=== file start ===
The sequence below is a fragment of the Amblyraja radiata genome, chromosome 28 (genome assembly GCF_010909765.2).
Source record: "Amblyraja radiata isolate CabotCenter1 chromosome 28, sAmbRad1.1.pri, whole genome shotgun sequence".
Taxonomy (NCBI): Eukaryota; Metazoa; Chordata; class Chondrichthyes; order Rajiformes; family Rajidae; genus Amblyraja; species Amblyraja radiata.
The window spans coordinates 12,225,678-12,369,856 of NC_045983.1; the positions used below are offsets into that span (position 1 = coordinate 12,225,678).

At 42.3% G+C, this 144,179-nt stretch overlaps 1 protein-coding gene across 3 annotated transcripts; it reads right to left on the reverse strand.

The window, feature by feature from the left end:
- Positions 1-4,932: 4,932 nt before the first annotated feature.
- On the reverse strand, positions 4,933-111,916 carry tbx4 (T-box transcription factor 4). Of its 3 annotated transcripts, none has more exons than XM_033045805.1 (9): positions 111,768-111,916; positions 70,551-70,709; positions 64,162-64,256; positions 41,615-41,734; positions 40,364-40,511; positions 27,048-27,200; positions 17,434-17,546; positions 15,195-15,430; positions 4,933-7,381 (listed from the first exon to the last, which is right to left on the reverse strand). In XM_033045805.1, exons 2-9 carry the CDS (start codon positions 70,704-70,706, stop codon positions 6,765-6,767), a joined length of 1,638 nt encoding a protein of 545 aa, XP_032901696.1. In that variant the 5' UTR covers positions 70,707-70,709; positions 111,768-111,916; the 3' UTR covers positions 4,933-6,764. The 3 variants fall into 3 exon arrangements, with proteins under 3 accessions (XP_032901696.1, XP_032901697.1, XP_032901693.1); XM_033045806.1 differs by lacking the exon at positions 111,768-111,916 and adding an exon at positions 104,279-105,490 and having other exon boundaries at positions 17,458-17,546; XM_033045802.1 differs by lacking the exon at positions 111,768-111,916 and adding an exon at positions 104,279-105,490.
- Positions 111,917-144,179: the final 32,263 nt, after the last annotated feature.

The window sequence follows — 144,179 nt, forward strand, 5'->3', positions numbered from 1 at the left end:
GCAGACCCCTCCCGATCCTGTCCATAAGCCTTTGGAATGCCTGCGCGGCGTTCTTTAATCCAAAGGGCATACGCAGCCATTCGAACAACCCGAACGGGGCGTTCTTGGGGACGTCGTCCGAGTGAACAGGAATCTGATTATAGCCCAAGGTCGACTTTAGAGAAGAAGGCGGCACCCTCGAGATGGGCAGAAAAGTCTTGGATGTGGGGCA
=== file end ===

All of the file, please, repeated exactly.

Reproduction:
The sequence below is a fragment of the Amblyraja radiata genome, chromosome 28 (genome assembly GCF_010909765.2).
Source record: "Amblyraja radiata isolate CabotCenter1 chromosome 28, sAmbRad1.1.pri, whole genome shotgun sequence".
Taxonomy (NCBI): Eukaryota; Metazoa; Chordata; class Chondrichthyes; order Rajiformes; family Rajidae; genus Amblyraja; species Amblyraja radiata.
The window spans coordinates 12,225,678-12,369,856 of NC_045983.1; the positions used below are offsets into that span (position 1 = coordinate 12,225,678).

At 42.3% G+C, this 144,179-nt stretch overlaps 1 protein-coding gene across 3 annotated transcripts; it reads right to left on the reverse strand.

The window, feature by feature from the left end:
- Positions 1-4,932: 4,932 nt before the first annotated feature.
- On the reverse strand, positions 4,933-111,916 carry tbx4 (T-box transcription factor 4). Of its 3 annotated transcripts, none has more exons than XM_033045805.1 (9): positions 111,768-111,916; positions 70,551-70,709; positions 64,162-64,256; positions 41,615-41,734; positions 40,364-40,511; positions 27,048-27,200; positions 17,434-17,546; positions 15,195-15,430; positions 4,933-7,381 (listed from the first exon to the last, which is right to left on the reverse strand). In XM_033045805.1, exons 2-9 carry the CDS (start codon positions 70,704-70,706, stop codon positions 6,765-6,767), a joined length of 1,638 nt encoding a protein of 545 aa, XP_032901696.1. In that variant the 5' UTR covers positions 70,707-70,709; positions 111,768-111,916; the 3' UTR covers positions 4,933-6,764. The 3 variants fall into 3 exon arrangements, with proteins under 3 accessions (XP_032901696.1, XP_032901697.1, XP_032901693.1); XM_033045806.1 differs by lacking the exon at positions 111,768-111,916 and adding an exon at positions 104,279-105,490 and having other exon boundaries at positions 17,458-17,546; XM_033045802.1 differs by lacking the exon at positions 111,768-111,916 and adding an exon at positions 104,279-105,490.
- Positions 111,917-144,179: the final 32,263 nt, after the last annotated feature.

The window sequence follows — 144,179 nt, forward strand, 5'->3', positions numbered from 1 at the left end:
GCAGACCCCTCCCGATCCTGTCCATAAGCCTTTGGAATGCCTGCGCGGCGTTCTTTAATCCAAAGGGCATACGCAGCCATTCGAACAACCCGAACGGGGCGTTCTTGGGGACGTCGTCCGAGTGAACAGGAATCTGATTATAGCCCAAGGTCGACTTTAGAGAAGAAGGCGGCACCCTCGAGATGGGCAGAAAAGTCTTGGATGTGGGGCA